“Sapiens: A Brief History of Humankind” is a non-fiction history and social philosophy book written by Prof. Yuval Noah Harari and published in 2011.
Harari based this book on a history class he was giving to undergraduate students. The contents of the 20 chapters reflect what is being taught in each of the 20 lectures during the semester.
Sapiens discusses world history from the inception of Earth 4.5 billion years ago to modern-day human footprint. Harari divides the timeline of history into four sections: the cognitive revolution, the agricultural revolution, the unification of humankind, and the scientific revolution.
The book explains how these revolutions impacted the relationship between human beings and other species of flora and fauna.
In section one, titled “The Cognitive Revolution,” there are four subcategories, with the first being “An Animal of No Significance,” that presents the reader with concise definitions of physics, chemistry, biology and history.
Section two, titled “The Agricultural Revolution,” discusses human beings’ domestication of plants and animals and explains that this revolution of interfering with naturally growing plants and wild animals started from western Iran, south-eastern Turkey and the Levant.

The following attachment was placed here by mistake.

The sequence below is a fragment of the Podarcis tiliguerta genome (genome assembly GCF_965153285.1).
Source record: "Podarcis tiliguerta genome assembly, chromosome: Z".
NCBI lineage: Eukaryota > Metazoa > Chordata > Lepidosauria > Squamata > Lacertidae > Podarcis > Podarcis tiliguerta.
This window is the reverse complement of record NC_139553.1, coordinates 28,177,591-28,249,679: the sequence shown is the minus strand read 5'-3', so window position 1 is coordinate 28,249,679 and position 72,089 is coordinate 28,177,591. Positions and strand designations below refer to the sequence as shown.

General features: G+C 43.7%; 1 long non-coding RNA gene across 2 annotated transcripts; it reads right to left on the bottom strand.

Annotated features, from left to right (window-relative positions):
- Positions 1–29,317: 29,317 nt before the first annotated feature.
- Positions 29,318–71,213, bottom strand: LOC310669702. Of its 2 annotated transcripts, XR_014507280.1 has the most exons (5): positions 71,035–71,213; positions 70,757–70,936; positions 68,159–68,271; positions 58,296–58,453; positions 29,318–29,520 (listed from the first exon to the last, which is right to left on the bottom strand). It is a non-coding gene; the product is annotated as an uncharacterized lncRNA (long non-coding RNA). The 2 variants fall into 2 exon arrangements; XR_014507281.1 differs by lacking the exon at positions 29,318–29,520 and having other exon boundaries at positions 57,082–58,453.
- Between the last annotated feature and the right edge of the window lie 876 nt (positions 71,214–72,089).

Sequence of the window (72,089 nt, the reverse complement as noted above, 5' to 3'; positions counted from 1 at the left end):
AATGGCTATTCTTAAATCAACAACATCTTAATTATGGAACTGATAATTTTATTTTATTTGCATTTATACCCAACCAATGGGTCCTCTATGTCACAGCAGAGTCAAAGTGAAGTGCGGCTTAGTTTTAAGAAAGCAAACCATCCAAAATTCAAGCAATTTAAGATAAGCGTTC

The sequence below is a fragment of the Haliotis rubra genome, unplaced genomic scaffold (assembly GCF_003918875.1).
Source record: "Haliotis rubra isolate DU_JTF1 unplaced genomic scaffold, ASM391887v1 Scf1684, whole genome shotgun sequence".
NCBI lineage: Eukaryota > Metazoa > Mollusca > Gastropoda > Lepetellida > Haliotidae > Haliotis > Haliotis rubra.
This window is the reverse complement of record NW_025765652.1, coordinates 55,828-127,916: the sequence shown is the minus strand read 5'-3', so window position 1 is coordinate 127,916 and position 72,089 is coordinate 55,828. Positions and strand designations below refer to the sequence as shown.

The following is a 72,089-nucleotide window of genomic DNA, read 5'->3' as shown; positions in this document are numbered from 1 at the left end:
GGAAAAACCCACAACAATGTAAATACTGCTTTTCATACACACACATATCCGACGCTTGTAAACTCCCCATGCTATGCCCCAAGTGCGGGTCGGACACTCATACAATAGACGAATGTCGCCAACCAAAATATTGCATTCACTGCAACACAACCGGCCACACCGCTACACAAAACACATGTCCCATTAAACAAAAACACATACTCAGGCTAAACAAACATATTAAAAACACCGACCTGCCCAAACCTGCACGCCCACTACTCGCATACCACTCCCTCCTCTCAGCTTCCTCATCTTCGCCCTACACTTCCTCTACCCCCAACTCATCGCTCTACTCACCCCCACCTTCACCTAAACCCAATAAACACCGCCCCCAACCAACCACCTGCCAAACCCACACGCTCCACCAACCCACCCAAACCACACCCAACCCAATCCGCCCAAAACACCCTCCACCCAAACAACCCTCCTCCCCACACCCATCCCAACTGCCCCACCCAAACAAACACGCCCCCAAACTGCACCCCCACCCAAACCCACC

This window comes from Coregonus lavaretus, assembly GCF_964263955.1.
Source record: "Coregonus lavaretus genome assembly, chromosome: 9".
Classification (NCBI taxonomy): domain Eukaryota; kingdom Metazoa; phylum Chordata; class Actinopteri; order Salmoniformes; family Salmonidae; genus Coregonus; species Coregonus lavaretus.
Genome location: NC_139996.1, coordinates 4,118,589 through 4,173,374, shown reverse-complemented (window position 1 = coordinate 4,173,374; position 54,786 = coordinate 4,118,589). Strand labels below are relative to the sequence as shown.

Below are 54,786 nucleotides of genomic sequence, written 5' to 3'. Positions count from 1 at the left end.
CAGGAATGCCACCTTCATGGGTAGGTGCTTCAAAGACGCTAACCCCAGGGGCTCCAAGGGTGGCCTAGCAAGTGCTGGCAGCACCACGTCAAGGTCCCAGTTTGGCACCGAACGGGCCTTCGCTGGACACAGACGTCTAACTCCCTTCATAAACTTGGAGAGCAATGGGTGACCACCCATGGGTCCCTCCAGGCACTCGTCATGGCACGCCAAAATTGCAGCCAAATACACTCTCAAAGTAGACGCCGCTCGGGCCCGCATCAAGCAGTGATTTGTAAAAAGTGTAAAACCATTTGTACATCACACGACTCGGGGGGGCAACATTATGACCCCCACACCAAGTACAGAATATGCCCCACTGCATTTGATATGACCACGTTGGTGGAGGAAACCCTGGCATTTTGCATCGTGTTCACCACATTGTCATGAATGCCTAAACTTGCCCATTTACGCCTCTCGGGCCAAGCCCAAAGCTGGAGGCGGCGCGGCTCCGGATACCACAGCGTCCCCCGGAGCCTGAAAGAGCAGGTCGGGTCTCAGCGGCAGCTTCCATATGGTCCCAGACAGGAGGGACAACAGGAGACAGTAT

Section three, titled “The Unification of Humankind,” mentions that as agriculture required uniformity and cooperation between humans, the concept of collective rules and norms created the first structure of culture.
“The Scientific Revolution,” the final section, brings to light how human inventions and breakthroughs in the last 500 years catapulted humanity into a larger, more complex sphere of existence.
To put it into context, Harari highlights the first detonation of the atomic bomb — Oppenheimer’s weapon of mass destruction — in Alamogordo, New Mexico on July 16 1945.
Harari holds a Ph.D in history from the University of Oxford and is now a world history professor at the Hebrew University in Jerusalem.
He was awarded the Polonsky Prize for Creativity and Originality in 2009 and 2012. His bestseller and most remarkable publication Sapiens sold more than 12 million copies worldwide.